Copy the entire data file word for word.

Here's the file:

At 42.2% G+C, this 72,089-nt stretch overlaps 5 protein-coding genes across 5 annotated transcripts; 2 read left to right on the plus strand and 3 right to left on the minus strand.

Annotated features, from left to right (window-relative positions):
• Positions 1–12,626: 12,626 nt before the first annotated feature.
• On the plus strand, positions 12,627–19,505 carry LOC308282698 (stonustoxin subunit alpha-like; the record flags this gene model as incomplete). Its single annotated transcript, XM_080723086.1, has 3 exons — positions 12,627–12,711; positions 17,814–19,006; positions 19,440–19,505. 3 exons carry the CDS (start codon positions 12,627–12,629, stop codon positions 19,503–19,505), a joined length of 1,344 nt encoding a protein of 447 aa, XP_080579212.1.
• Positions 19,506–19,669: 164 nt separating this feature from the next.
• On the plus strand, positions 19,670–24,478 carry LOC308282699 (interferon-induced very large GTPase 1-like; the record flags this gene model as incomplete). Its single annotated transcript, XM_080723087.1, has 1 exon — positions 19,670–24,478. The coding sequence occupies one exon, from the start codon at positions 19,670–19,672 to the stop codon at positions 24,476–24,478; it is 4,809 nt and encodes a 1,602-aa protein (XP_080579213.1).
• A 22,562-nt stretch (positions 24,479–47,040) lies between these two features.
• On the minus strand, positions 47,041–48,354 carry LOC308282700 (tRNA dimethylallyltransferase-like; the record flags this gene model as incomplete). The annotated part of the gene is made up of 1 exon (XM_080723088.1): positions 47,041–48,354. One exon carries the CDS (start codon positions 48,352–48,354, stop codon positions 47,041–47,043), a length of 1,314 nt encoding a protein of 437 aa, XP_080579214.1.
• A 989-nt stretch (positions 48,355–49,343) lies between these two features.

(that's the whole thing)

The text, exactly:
At 42.2% G+C, this 72,089-nt stretch overlaps 5 protein-coding genes across 5 annotated transcripts; 2 read left to right on the plus strand and 3 right to left on the minus strand.

Annotated features, from left to right (window-relative positions):
• Positions 1–12,626: 12,626 nt before the first annotated feature.
• On the plus strand, positions 12,627–19,505 carry LOC308282698 (stonustoxin subunit alpha-like; the record flags this gene model as incomplete). Its single annotated transcript, XM_080723086.1, has 3 exons — positions 12,627–12,711; positions 17,814–19,006; positions 19,440–19,505. 3 exons carry the CDS (start codon positions 12,627–12,629, stop codon positions 19,503–19,505), a joined length of 1,344 nt encoding a protein of 447 aa, XP_080579212.1.
• Positions 19,506–19,669: 164 nt separating this feature from the next.
• On the plus strand, positions 19,670–24,478 carry LOC308282699 (interferon-induced very large GTPase 1-like; the record flags this gene model as incomplete). Its single annotated transcript, XM_080723087.1, has 1 exon — positions 19,670–24,478. The coding sequence occupies one exon, from the start codon at positions 19,670–19,672 to the stop codon at positions 24,476–24,478; it is 4,809 nt and encodes a 1,602-aa protein (XP_080579213.1).
• A 22,562-nt stretch (positions 24,479–47,040) lies between these two features.
• On the minus strand, positions 47,041–48,354 carry LOC308282700 (tRNA dimethylallyltransferase-like; the record flags this gene model as incomplete). The annotated part of the gene is made up of 1 exon (XM_080723088.1): positions 47,041–48,354. One exon carries the CDS (start codon positions 48,352–48,354, stop codon positions 47,041–47,043), a length of 1,314 nt encoding a protein of 437 aa, XP_080579214.1.
• A 989-nt stretch (positions 48,355–49,343) lies between these two features.